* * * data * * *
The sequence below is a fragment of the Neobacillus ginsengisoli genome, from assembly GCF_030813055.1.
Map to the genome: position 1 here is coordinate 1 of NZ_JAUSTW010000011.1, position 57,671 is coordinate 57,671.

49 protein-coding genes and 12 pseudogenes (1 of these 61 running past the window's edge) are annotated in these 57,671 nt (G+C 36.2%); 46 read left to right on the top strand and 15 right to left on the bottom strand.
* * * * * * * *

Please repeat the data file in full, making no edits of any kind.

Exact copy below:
The sequence below is a fragment of the Neobacillus ginsengisoli genome, from assembly GCF_030813055.1.
Map to the genome: position 1 here is coordinate 1 of NZ_JAUSTW010000011.1, position 57,671 is coordinate 57,671.

49 protein-coding genes and 12 pseudogenes (1 of these 61 running past the window's edge) are annotated in these 57,671 nt (G+C 36.2%); 46 read left to right on the top strand and 15 right to left on the bottom strand.